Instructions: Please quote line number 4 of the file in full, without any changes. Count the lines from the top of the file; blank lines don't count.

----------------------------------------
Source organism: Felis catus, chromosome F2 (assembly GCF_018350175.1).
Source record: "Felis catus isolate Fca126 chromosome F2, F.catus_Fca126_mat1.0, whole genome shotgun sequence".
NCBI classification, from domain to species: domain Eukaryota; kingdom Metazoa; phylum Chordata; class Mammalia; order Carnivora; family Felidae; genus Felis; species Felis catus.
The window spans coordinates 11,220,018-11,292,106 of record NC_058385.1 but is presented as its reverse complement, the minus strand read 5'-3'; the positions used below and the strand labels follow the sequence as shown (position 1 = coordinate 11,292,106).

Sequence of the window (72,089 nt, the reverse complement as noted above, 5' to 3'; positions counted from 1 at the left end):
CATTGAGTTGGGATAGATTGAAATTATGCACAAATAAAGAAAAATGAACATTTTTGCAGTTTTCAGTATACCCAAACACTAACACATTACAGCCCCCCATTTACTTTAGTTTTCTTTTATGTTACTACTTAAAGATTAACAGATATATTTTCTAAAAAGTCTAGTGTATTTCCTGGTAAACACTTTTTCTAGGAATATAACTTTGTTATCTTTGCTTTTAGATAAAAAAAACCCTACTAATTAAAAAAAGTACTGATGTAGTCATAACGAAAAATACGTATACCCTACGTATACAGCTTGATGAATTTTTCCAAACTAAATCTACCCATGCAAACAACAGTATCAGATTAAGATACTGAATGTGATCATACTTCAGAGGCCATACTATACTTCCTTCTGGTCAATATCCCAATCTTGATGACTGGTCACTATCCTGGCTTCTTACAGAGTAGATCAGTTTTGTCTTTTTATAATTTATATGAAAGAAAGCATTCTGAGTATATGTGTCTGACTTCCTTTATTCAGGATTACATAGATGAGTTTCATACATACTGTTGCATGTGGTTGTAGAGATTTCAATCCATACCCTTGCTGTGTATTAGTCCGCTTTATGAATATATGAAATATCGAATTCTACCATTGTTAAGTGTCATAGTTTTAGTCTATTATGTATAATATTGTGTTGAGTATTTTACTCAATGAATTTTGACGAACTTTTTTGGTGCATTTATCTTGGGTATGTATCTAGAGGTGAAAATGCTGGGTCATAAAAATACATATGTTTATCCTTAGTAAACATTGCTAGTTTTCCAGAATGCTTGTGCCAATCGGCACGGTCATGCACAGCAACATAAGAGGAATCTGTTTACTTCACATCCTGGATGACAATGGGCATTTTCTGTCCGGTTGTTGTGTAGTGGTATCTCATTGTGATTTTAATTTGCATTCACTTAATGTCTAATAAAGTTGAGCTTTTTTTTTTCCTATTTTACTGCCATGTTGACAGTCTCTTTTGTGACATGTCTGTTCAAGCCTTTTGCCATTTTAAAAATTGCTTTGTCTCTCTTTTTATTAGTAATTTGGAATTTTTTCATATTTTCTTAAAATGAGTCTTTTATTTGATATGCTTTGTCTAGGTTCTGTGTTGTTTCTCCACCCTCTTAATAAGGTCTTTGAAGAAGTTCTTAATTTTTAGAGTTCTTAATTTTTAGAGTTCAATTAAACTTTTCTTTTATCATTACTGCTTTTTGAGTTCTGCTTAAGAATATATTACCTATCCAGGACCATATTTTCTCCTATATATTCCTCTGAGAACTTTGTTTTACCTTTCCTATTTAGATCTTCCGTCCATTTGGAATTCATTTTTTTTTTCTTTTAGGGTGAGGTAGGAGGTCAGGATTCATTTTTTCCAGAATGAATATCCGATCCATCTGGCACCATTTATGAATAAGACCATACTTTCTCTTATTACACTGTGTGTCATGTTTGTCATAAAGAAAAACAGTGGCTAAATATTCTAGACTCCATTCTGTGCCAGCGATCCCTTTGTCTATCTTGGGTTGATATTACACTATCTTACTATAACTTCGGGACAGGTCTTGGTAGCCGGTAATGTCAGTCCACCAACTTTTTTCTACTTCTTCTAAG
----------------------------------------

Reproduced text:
The window spans coordinates 11,220,018-11,292,106 of record NC_058385.1 but is presented as its reverse complement, the minus strand read 5'-3'; the positions used below and the strand labels follow the sequence as shown (position 1 = coordinate 11,292,106).